An Interview with WiseOceans… Ben Harris from The Other Panama
This week we chat to Ben out in Panama. Here Ben shares with us his experience and why he loves the job he dies and the way it does make a difference.  He also gives some great advice including something very close to us here at WiseOceans that you should not consider yourself to be too insignificant to change the world. We can all help so get involved whether its a full time job in marine conservation or a beach clean or making the right choice at the supermarket, it all makes a difference.

Name: Ben Harris

Job Title: Dive Instructor/ Conservationist/ Founder of The Other Panama

Organisation: The Other Panama (TOP)

  • What inspired you to pursue a career in marine conservation?

Despite growing up in London I was always fascinated by the sea and overtime I became more aware of how much trouble our oceans were in, I became more and more focused on finding ways in which I could help.

  • What steps did you take/are you taking to achieve your career goals?

I completed a course on tropical Ecology and Coastal Marine management, and a number of other marine related courses. I also worked my way up the ladder of the Professional Association of Dive Instructors (PADI) until I became a Master Scuba Diver Trainer specialising in Conservation Courses on Turtles and Sharks.  I also volunteered for Sea Shepherd Conservation Society and took part in a number of campaigns around the world protecting and defending marine life. I am now the Director of Sea Shepherd activities in Panama.

  • How did you land your current job/position? 

I founded my company (The Other Panama) and most of the time lead all the courses and am on hand for all activities.  Before doing this I worked in the area above and below the surface for 6 years to become proficient and knowledgeable about the surrounding areas and what they contained and what threats they faced and how we could help.

  • Which part of your job do you enjoy the most?  

Being underwater with people and amongst the marine life is where I am happiest. Seeing people truly appreciate nature and learning how fragile it all is and inspiring people to want to help protect it is very rewarding.

  • Are there aspects of your position which make you feel that you are really ‘making a difference’? 

All the time I feel I am making a difference with my job. Whether it is simply picking up a piece of plastic on the beach, that if left could harm marine life, or teaching locals and tourists alike about the amazing creatures they see around them and what makes each one so unique and precious in the ecosystem and why we must look after them.

  • What do you know now that you wish you knew when you were starting out?  

That you should not consider yourself to be too insignificant to change the world. We all inhabit our own worlds and if we all focus on changing our world we can the change the whole world. Many people see things around them, or on the internet and think someone should do something about that. The defining moment comes when you realise you are that someone who can help.

  • Are there any skills you never thought you would need but did?  

Computer skill were not something I paid a lot of attention to at school and these days I find myself on computers all the time, whether making posters and awareness pieces or writing budget proposals for future campaigns or simply making inventories with Excel. This was a steep learning curve for me but something I am now fairly proficient at.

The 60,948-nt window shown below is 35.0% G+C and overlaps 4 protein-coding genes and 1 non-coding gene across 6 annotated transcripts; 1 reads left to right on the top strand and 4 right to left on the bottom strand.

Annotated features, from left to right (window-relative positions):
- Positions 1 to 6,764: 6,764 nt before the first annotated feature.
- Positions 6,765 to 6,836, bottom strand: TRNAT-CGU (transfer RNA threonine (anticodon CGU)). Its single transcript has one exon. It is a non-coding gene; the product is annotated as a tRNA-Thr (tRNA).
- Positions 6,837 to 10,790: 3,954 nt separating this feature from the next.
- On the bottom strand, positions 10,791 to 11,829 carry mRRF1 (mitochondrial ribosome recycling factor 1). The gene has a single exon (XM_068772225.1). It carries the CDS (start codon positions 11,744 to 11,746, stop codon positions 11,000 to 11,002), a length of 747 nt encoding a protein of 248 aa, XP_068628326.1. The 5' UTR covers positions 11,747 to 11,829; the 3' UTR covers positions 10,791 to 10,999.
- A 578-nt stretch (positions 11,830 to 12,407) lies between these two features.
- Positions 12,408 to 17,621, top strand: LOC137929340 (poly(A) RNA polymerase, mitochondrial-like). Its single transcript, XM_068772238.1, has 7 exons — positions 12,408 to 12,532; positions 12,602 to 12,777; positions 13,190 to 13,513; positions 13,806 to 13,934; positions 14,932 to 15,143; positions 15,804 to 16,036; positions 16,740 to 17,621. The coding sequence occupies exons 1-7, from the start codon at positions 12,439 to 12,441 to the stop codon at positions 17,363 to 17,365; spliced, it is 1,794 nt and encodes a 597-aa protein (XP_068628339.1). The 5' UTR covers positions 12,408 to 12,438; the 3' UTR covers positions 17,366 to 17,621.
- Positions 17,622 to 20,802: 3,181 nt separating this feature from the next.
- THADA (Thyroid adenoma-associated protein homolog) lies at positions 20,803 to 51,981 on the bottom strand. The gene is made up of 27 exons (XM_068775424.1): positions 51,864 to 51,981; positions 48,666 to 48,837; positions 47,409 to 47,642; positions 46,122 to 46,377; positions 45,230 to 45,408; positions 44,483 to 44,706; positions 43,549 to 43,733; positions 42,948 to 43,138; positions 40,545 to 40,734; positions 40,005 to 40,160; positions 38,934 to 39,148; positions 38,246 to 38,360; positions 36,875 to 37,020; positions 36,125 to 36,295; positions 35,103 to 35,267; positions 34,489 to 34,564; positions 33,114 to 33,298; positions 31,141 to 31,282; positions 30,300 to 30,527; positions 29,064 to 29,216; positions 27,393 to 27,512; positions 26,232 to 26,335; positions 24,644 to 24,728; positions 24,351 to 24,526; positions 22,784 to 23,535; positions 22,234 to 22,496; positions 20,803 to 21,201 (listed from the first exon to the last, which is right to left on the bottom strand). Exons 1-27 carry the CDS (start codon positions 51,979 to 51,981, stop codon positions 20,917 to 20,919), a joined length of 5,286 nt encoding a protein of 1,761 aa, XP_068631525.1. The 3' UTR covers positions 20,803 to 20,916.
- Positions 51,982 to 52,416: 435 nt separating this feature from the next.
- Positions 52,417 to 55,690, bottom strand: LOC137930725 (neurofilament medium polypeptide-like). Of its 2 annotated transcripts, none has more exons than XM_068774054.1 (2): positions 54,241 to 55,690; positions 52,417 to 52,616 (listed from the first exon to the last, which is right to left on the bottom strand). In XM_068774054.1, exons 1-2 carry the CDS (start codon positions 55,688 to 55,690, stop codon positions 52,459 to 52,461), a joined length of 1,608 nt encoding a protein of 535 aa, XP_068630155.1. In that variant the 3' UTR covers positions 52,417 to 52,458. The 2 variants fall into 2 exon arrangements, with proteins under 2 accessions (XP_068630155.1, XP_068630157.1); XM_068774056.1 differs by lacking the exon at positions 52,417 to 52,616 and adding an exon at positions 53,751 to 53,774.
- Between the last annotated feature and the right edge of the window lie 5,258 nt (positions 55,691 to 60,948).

• What advice would you give to budding marine conservationists?  

Get involved anyway you can. Wherever you are you can be sure there is a group that is doing something to help and would welcome your support and help, if not why not start one? It doesn’t matter how active you can be, every little helps. Even if you take a trip to the beach every few months and give it clean. Marine conservation can also start in the kitchen and supermarket with what you choose to buy or eat. Think about its source, think about its impact.

  • What is your favourite marine creature and why?  

That is one of the hardest questions I ever get asked……and I get asked it a lot.

I love hanging out with Turtles as I love their relaxed attitude and tenacity and the fact you find them just bobbing out there in the middle of the ocean, happy as can be, hundreds of miles from land.

Sharks though, sharks are my real love. I have always been fascinated by sharks of all kinds, although for me the bigger the better. I love their sleekness, their ability to show up for a second smile at you and disappear in a flash. I love their power and dominance in the ocean and nothing makes me sadder then the thought that we may lose them from the oceans forever if we don’t act now to save them.

  • What is your most unforgettable moment in the sea?  

I have made more then 5,000 dives around the world and I have been very spoilt in what I have been fortunate to see. So picking one moment is near impossible, as their have been many moments that have been unforgettable for different reasons.  Diving with thousands of silky sharks in the middle of the ocean, having walls of Hammerheads swim over my head, being visited by a great white when I was not in a cage or simply snorkelling with a mother and baby humpback whale.

Every moment I spend in the ocean strengthens my resolve to fight to save the oceans and educate and inspire anyone I can to join me.


Thanks Ben, with over 5,000 dives and probably more hours submerges than you can count, you’ve seen some incredible things which unsurprisingly drives you to continue working in marine conservation and spreading awareness with others.

Don’t forget to sign up to our weekly job alert emails and keep an eye on our Wise Work pages so you don’t miss your dream opportunity in more marine conservation.